Security Metrics for Clouds

A previous article here on general Security Metrics (see link below) outlined some key security controls for measurement:

  • CM-8 INFORMATION SYSTEM COMPONENT INVENTORY
  • RA-5 VULNERABILITY SCANNING
  • SI-4 INFORMATION SYSTEM MONITORING
  • SI-3 MALICIOUS CODE PROTECTION
  • AU-6 AUDIT REVIEW, ANALYSIS, AND REPORTING
  • SI-2 FLAW REMEDIATION
  • IR-5 INCIDENT MONITORING
  • CM-3 CONFIGURATION CHANGE CONTROL
  • CA-5 PLAN OF ACTION AND MILESTONES

[NOTE – each of these security controls may have several or even many metrics that can be valuable]

Most security processes in the cloud need to touch all the same bases as conventional security, but may need some specific emphasis to frame it correctly for the cloud. Or they may just have a heightened level of importance.

Inventory is normally a pre-requisite to most other security processes and is also usually underemphasized. If your inventory is wrong, any other security process can also go wrong, based on an incorrect knowledge of what is on your network. Now think about how this applies to the cloud, where provisioning is done much faster and the virtual nature of the environment makes it more practical to provision and deprovision in shorter time intervals than would be acceptable in a conventional data center. As the provisioning process becomes faster, the inventory tracking process has to become more dynamic.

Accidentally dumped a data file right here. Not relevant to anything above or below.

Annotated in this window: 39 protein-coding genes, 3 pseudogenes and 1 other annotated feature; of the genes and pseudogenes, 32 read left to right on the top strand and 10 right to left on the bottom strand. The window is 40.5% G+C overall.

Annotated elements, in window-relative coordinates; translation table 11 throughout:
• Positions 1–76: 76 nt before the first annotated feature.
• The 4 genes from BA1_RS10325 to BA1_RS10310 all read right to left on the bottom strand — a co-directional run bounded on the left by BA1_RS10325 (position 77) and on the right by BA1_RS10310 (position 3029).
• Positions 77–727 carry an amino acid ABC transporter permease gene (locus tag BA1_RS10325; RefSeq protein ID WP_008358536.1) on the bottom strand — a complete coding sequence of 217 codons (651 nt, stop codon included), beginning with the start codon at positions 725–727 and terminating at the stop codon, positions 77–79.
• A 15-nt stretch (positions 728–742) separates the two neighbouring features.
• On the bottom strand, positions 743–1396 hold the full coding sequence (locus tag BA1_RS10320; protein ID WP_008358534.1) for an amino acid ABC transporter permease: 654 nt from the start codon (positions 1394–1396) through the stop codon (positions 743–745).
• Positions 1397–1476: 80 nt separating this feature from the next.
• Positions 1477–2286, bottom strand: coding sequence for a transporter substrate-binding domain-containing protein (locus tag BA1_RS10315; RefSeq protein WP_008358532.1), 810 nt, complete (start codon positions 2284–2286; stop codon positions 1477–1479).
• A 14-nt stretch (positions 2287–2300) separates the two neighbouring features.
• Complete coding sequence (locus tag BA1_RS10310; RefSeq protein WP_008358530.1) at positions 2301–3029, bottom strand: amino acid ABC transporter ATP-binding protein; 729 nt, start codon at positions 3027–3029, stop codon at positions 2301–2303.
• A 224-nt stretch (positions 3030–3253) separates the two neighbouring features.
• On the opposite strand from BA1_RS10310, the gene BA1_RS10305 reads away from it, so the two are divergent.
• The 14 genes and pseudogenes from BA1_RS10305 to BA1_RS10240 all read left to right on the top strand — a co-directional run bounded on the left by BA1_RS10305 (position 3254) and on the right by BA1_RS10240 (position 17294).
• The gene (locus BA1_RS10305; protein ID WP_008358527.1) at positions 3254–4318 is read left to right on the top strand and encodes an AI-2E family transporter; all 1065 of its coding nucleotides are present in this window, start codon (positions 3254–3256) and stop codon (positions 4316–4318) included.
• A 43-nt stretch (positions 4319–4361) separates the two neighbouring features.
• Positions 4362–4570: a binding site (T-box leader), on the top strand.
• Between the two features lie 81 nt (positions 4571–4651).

The accelerated time frame that cloud inventory requires has ripple effects across many other processes as well. Vulnerability scanning frequencies will probably need to be increased if the rate of change of systems in a cloud is increased. Likewise; intrusion detection monitoring, anti-virus activities, audit log analysis and patching will all need either a faster process rate and/or faster analysis and reporting.

Most of the controls discussed so far involve efforts to protect the network or detect a failure in protection. But there is also a need to measure how well the incident response and other “after the fact” processes work. Incident response, configuration management and corrective measures (POAMs) can be complicated in a cloud environment because of split responsibilities. While the obvious solution to this is careful and documented assignment of responsibility, it’s important to communicate across the boundaries, the measurement of how well those shared/split processes are being accomplished. Some of them will need to be designed in a “ping-pong” fashion which will require good collaboration and communication.

Follow this scenario:
An incident is declared inside a cloud provider. Several customers have been compromised. The origin of the incident is traced to a customer whose resources were de-provisioned several weeks or even months earlier. The cloud provider has to attempt to perform some level of forensic analysis on an installation that no longer exists. Hopefully, they have enough archive information to do this well. Having good metrics on the security controls listed above will improve both the speed and accuracy of the analysis process and the correction process. Being able to quickly share good information with the other infected customers will do the same for them. The best value found in good metrics is when they actually prevent an incident and protect many customers by enabling proactive measures to close vulnerabilities.

SEE ALSO:
Security Metrics
Cloud Security as an Interconnection
Agile Defense with NIST Controls

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